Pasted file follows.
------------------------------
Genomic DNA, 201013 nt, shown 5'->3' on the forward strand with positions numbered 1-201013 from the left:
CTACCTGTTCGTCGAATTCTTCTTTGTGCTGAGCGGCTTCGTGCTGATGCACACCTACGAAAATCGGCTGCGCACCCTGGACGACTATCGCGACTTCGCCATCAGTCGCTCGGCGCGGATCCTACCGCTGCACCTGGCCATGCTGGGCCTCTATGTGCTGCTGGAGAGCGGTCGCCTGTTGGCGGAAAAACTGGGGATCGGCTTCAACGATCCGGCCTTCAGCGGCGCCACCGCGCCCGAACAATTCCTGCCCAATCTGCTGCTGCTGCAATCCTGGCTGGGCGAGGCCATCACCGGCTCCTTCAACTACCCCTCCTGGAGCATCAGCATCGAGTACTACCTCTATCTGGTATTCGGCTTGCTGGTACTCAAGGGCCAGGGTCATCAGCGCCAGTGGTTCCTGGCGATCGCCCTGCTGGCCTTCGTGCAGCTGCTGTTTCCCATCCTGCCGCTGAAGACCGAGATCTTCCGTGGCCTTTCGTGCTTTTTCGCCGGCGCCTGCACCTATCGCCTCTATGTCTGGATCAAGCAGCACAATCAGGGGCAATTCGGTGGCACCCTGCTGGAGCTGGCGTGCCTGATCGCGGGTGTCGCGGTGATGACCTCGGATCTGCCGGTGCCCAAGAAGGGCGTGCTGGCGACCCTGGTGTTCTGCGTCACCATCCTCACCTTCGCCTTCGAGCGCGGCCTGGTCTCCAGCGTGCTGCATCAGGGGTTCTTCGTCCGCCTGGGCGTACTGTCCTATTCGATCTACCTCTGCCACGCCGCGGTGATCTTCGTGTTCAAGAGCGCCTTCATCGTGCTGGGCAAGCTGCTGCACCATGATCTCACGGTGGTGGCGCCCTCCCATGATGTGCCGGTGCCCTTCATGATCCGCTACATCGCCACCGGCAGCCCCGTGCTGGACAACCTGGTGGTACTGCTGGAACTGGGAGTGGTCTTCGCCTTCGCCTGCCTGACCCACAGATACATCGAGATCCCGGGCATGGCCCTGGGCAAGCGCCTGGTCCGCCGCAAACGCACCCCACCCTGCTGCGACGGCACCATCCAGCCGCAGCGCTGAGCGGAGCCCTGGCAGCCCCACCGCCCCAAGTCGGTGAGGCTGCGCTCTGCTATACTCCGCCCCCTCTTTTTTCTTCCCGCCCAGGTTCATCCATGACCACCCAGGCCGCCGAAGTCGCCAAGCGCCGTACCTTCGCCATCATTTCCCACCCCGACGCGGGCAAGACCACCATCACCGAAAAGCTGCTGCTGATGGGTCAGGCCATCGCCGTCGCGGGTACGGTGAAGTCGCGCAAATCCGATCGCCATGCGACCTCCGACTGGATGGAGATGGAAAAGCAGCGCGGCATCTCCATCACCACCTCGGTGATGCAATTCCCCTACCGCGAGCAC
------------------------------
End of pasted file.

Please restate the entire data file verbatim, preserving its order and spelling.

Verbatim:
Genomic DNA, 201013 nt, shown 5'->3' on the forward strand with positions numbered 1-201013 from the left:
CTACCTGTTCGTCGAATTCTTCTTTGTGCTGAGCGGCTTCGTGCTGATGCACACCTACGAAAATCGGCTGCGCACCCTGGACGACTATCGCGACTTCGCCATCAGTCGCTCGGCGCGGATCCTACCGCTGCACCTGGCCATGCTGGGCCTCTATGTGCTGCTGGAGAGCGGTCGCCTGTTGGCGGAAAAACTGGGGATCGGCTTCAACGATCCGGCCTTCAGCGGCGCCACCGCGCCCGAACAATTCCTGCCCAATCTGCTGCTGCTGCAATCCTGGCTGGGCGAGGCCATCACCGGCTCCTTCAACTACCCCTCCTGGAGCATCAGCATCGAGTACTACCTCTATCTGGTATTCGGCTTGCTGGTACTCAAGGGCCAGGGTCATCAGCGCCAGTGGTTCCTGGCGATCGCCCTGCTGGCCTTCGTGCAGCTGCTGTTTCCCATCCTGCCGCTGAAGACCGAGATCTTCCGTGGCCTTTCGTGCTTTTTCGCCGGCGCCTGCACCTATCGCCTCTATGTCTGGATCAAGCAGCACAATCAGGGGCAATTCGGTGGCACCCTGCTGGAGCTGGCGTGCCTGATCGCGGGTGTCGCGGTGATGACCTCGGATCTGCCGGTGCCCAAGAAGGGCGTGCTGGCGACCCTGGTGTTCTGCGTCACCATCCTCACCTTCGCCTTCGAGCGCGGCCTGGTCTCCAGCGTGCTGCATCAGGGGTTCTTCGTCCGCCTGGGCGTACTGTCCTATTCGATCTACCTCTGCCACGCCGCGGTGATCTTCGTGTTCAAGAGCGCCTTCATCGTGCTGGGCAAGCTGCTGCACCATGATCTCACGGTGGTGGCGCCCTCCCATGATGTGCCGGTGCCCTTCATGATCCGCTACATCGCCACCGGCAGCCCCGTGCTGGACAACCTGGTGGTACTGCTGGAACTGGGAGTGGTCTTCGCCTTCGCCTGCCTGACCCACAGATACATCGAGATCCCGGGCATGGCCCTGGGCAAGCGCCTGGTCCGCCGCAAACGCACCCCACCCTGCTGCGACGGCACCATCCAGCCGCAGCGCTGAGCGGAGCCCTGGCAGCCCCACCGCCCCAAGTCGGTGAGGCTGCGCTCTGCTATACTCCGCCCCCTCTTTTTTCTTCCCGCCCAGGTTCATCCATGACCACCCAGGCCGCCGAAGTCGCCAAGCGCCGTACCTTCGCCATCATTTCCCACCCCGACGCGGGCAAGACCACCATCACCGAAAAGCTGCTGCTGATGGGTCAGGCCATCGCCGTCGCGGGTACGGTGAAGTCGCGCAAATCCGATCGCCATGCGACCTCCGACTGGATGGAGATGGAAAAGCAGCGCGGCATCTCCATCACCACCTCGGTGATGCAATTCCCCTACCGCGAGCAC